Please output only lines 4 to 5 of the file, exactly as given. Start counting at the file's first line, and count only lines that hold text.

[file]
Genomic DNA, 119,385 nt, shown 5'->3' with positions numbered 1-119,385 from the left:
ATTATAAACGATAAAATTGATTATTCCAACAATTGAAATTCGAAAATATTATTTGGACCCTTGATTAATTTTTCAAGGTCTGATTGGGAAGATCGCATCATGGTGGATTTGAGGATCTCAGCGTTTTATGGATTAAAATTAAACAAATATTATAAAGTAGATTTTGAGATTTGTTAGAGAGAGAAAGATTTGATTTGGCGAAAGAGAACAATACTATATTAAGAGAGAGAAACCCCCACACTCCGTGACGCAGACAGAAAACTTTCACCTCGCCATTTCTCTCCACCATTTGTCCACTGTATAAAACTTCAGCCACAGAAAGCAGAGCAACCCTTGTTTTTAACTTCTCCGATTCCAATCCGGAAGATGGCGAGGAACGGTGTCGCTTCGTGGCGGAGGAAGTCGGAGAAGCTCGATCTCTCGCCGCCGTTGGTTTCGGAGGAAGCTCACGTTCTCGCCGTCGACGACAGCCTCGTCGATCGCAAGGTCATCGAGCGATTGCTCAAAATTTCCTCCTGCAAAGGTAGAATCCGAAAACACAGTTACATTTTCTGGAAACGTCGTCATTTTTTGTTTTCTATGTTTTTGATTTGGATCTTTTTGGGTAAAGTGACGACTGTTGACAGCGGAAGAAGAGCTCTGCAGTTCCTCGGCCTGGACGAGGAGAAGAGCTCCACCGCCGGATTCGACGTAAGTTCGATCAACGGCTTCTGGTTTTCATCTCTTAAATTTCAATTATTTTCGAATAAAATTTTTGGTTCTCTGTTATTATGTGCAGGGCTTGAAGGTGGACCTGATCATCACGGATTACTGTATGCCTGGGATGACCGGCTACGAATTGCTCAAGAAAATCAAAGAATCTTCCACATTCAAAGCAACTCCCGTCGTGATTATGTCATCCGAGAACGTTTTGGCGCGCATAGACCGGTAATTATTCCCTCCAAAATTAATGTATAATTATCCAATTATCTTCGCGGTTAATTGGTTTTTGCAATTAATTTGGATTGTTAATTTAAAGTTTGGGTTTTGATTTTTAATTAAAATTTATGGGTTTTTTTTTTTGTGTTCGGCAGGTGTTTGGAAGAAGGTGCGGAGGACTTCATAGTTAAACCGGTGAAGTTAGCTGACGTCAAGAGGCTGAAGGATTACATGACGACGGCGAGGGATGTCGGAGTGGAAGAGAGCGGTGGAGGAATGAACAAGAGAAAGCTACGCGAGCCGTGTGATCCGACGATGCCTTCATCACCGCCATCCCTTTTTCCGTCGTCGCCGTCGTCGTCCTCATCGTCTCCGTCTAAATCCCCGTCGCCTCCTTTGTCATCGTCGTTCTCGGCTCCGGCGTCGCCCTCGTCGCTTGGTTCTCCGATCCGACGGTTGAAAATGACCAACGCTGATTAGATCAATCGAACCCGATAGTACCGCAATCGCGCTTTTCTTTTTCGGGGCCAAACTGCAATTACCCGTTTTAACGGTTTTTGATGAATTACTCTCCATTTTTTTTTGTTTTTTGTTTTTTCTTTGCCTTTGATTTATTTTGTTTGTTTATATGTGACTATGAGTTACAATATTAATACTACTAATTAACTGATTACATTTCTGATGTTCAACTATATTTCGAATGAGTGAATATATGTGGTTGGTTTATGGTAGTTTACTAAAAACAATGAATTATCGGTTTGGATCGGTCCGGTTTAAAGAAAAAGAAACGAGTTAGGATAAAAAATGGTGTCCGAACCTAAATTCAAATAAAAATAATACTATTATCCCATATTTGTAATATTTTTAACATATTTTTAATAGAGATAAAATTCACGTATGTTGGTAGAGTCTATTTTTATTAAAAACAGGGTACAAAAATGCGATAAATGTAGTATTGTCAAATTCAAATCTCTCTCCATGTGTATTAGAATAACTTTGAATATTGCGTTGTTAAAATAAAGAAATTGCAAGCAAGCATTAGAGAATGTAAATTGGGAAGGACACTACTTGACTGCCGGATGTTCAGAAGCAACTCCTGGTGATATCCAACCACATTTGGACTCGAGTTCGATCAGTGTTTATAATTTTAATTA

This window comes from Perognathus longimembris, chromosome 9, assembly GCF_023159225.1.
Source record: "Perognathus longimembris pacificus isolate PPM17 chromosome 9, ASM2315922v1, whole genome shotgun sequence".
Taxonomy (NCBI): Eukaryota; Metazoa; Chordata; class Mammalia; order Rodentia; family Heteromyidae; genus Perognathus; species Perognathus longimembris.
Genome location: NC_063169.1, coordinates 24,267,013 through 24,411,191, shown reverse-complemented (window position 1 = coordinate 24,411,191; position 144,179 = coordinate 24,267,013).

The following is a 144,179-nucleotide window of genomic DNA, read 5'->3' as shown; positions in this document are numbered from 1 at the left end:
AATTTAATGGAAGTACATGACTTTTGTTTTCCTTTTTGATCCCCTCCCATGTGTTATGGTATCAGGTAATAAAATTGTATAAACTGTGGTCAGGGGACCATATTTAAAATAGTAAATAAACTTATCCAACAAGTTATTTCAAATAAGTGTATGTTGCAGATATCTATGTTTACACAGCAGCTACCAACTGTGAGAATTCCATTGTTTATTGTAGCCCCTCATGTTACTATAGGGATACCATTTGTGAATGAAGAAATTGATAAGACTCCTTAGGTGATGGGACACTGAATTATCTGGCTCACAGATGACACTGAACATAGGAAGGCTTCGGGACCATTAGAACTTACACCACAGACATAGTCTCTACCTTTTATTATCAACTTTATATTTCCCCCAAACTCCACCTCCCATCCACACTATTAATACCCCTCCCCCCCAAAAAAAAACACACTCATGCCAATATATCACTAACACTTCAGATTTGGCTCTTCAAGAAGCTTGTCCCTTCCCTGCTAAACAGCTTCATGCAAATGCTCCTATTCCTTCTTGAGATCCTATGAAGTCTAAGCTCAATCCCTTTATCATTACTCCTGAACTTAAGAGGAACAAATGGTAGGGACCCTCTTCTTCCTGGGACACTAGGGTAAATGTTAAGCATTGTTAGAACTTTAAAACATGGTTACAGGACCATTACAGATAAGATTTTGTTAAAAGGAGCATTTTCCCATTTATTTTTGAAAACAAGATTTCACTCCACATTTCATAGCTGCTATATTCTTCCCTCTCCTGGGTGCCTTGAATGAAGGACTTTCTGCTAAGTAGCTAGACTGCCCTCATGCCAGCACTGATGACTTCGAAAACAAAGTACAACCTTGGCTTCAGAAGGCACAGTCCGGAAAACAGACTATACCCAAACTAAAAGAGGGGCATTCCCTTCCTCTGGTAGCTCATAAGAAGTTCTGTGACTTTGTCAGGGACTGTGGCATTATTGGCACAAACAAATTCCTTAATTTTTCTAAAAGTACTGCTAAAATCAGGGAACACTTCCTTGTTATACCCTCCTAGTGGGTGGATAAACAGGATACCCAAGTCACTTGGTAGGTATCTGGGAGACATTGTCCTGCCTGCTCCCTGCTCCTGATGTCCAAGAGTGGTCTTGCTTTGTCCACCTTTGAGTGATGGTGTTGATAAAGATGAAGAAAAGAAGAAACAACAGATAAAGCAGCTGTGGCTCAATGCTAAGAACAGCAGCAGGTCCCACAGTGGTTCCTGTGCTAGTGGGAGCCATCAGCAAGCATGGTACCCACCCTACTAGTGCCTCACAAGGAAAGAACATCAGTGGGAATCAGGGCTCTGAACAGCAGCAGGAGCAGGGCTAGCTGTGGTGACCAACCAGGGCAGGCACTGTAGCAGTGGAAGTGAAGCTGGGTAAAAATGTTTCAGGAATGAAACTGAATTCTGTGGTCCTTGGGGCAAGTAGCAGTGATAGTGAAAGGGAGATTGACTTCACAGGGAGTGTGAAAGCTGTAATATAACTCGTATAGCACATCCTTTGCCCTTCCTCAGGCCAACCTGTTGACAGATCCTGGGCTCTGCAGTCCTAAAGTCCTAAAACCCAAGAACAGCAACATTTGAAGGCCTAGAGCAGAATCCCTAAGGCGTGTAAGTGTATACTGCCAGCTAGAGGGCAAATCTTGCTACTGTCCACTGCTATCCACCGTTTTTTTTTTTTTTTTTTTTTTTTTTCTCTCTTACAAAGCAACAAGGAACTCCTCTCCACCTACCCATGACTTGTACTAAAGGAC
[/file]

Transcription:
Source record: "Perognathus longimembris pacificus isolate PPM17 chromosome 9, ASM2315922v1, whole genome shotgun sequence".
Taxonomy (NCBI): Eukaryota; Metazoa; Chordata; class Mammalia; order Rodentia; family Heteromyidae; genus Perognathus; species Perognathus longimembris.